You can buy the Android Tablet that I use for just $50.99, either through the image at the left, or the same one embedded in the sidebar, and I’ll make a whopping $2.04 commission. There are other Kindle readers available on the sidebar. But you don’t have to buy only those products I have advertised for me to get a commission: just use the small search widget which links to my amazon associates account, in the sidebar or at the bottom of this article, and anything you buy through that helps me out! :)

I think that the Kindle technology is absolutely great. Our family has three Kindles — one for my wife and each daughter — plus my Tablet, and any book that any of us buys is available on each of the units. My darling bride has a Kindle Fire, like the one at the right, which has alighted screen — standard Kindles do not — which means that she can read in bed with the light off.

Yeah, I’m a greedy capitalist pig, who likes making money, and likes saving money, so all of these links lead back to my commission account. But even if you never buy through any of those links, Kindle technology is a great thing: it saves you money, because Kindle books are (normally) a lot less expensive than printed books, it’s green technology, in that we aren’t using paper and ink to print the books, and not spending gasoline to go to the bookstore to get them, and it doesn’t take up much space: there are whole bookcases full of books on my android tablet, which is slightly smaller than a loose-leaf binder, and only an inch thick, in its padded cover. The rest of the family’s Kindles are smaller than that. Nor are books and Kindles and tablets the only things you can buy on Amazon: you can buy table saws and televisions and topcoats there, too.

Technology is making us wealthier, and, as a good capitalist, I certainly support that!

Book Review – The Martian

This is the first book review I’ve written in a while, in fact, probably the first one I’ve written since Dana started this new site.

Anyway, the book in question is called “The Martian” and it’s one of the best books I’ve read in a long time. Or, let me put it this way. If you liked the movie “Gravity” and thought it was packed with suspense, well, this is at least 5 times better. The premise is the same; an astronaut is abandoned in space and has to find a way back to Earth and safety, except in “Gravity” that astronaut (played by Sandra Bullock) is in low Earth orbit and needs only to get to a nearby space station with a working capsule that can get her to the surface, only a couple hundred miles below her.

In contrast, in “The Martian”, our hero is also stranded, except he’s stranded alone on Mars, which is tens of millions of miles away. Thus his job of both surviving and finding a way to get back to Earth is far more daunting. Without giving away too much of the plot, he needs to use what materials are at hand to maintain a stable, breathable air supply, produce additional food, re-establish contact with NASA, and finally, of course, get off this God-forsaken freezing hellhole desert of a planet which he quickly grows to loathe with a passion, not least because it keeps coming up with new and often unexpected ways of trying to kill him.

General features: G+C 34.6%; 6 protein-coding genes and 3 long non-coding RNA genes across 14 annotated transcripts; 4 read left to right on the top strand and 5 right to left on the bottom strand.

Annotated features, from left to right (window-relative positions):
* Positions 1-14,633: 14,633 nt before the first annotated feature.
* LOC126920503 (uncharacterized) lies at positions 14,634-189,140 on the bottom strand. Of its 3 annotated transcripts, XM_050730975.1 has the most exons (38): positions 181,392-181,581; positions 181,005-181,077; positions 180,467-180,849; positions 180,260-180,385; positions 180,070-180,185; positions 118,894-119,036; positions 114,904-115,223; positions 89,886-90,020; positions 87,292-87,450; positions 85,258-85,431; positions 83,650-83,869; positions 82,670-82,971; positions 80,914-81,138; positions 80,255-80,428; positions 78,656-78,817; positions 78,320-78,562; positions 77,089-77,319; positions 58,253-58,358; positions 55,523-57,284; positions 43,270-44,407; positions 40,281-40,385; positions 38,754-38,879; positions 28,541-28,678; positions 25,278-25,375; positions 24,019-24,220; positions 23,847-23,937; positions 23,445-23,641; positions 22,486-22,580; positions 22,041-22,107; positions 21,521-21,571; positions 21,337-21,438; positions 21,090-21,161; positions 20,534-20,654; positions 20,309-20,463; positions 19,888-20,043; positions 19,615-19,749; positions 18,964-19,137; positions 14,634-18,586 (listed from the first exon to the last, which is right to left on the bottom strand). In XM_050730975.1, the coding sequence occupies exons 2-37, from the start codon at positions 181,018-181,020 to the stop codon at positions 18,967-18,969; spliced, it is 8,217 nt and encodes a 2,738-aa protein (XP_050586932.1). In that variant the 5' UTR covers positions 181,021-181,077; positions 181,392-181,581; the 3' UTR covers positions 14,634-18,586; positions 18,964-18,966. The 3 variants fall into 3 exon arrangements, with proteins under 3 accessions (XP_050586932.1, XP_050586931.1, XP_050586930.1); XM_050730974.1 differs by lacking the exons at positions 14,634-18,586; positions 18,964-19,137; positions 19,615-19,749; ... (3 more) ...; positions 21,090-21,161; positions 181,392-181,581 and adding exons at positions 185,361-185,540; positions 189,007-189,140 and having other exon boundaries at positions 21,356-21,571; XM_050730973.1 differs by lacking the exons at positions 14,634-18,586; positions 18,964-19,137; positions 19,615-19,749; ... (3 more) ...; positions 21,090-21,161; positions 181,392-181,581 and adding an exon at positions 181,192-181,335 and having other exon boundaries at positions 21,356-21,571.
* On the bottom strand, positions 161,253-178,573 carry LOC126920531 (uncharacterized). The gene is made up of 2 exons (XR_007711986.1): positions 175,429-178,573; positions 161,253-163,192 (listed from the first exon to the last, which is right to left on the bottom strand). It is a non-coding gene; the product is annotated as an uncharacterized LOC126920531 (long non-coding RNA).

A great part of the delight of the book is the ingenuity he shows in trying to accomplish this basic mission, and the resourcefulness displayed in coping with the various catastrophes that come his way. Perhaps the best is his solution to the problem of re-establishing radio contact with Earth, an idea so brilliant that I wouldn’t dream of spoiling it by describing it here. The author clearly has a very solid grasp of space travel technology and a vivid imagination for coming up with new, scary ( yet realistic and believable) plot twists as well as ways for his hero, Mark Watney, to work his way around them. But in addition to all that is the terrific sense of humor, something that is often lacking in Sci-Fi. It is, in fact, what gives Watney a very individualized and distinct personality, something that is also often lacking in this genre. A few such examples are:

“And hey, with the rover righted, I get to use the bathroom again. It’s the simple things in life that matter.”

“If I could have anything, it would be a radio to ask NASA the safe path down the Ramp. Well, if I could have *anything*, it would be for the green skinned yet beautiful Queen of Mars to rescue me so she can learn more about this Earth thing called lovemaking. It’s been a long time since I’ve seen a woman. Just sayin’ ”

“If I get back to Earth, I’ll be famous, right? A fearless astronaut who beat all the odds, right? I bet women like that. More motivation to stay alive.”

Anyway, just an amazing read all the way around, even if you’re not a big Sci-Fi fan. Eric says – check it out!

A Cloward-Piven Look At The Sieve Called The US-Mexican Border

The more I watch and read of the Children’s Border Invasion in the SW, the more I see an Obama activated Cloward-Piven Strategy. The strategy is in the Immigration Bill (not stated directly) and it’s very present and very much in view in the Children’s Invasion and the $3.7B “Emergency Child Invasion Pay for it But Keep The Border Open Bill.” Obama is staying aloof from this on purpose. He is trying desparately to get the Republicans to claim it. Fortunately, our RINOs are tasting the bait, but haven’t been hooked.

Now Obama’s-Cloward-Piven strategy is simple. Look at the current laws that OTM’s (Other Than Mexicans)(or Canadians) they get to stay and await deportations. Canadians and Mexicans can be shown the door immediately.

Circumstantial evidence does show the Maladministration’s fingerprints are all over this if a few other posts on this site. They knew it and prepared for it, they just didn’t tell us and are acting surprised. The only thing not said was “Oh, I just saw that on the news.”